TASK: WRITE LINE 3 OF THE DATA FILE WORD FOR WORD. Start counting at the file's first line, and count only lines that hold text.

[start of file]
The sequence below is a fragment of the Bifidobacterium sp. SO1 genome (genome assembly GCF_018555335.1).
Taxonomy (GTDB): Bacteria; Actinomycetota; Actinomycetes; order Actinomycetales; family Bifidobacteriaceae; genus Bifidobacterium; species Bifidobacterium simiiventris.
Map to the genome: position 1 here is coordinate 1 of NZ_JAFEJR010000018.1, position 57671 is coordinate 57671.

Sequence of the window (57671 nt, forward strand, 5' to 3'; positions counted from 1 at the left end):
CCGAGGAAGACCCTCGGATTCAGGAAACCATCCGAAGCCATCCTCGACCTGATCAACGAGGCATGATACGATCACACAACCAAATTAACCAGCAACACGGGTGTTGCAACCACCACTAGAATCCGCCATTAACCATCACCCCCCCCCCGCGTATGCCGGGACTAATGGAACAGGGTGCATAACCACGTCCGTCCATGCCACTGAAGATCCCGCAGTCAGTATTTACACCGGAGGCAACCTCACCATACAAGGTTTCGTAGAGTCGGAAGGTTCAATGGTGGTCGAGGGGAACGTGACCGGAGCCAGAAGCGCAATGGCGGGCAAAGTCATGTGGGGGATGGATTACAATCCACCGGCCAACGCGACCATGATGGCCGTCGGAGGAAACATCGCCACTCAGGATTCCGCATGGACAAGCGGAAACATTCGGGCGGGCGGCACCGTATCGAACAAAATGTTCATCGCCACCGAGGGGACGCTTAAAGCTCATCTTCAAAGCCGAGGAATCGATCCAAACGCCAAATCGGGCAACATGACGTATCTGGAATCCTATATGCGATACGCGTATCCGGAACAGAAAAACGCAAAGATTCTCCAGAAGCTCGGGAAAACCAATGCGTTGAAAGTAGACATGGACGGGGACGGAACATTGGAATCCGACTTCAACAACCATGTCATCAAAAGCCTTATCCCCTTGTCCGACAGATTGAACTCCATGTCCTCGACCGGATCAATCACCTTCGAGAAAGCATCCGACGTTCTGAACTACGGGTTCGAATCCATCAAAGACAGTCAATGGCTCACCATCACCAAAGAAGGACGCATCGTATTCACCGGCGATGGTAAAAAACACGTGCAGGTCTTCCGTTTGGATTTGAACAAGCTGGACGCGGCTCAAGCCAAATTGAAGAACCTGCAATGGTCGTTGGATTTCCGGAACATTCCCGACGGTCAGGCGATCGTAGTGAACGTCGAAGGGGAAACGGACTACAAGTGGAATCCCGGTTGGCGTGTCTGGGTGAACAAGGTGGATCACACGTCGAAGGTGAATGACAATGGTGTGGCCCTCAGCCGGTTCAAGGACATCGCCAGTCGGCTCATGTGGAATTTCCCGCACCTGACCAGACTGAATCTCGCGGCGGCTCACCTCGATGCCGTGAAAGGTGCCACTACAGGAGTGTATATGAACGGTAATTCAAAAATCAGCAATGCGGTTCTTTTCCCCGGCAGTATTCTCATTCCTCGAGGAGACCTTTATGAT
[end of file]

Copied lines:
Map to the genome: position 1 here is coordinate 1 of NZ_JAFEJR010000018.1, position 57671 is coordinate 57671.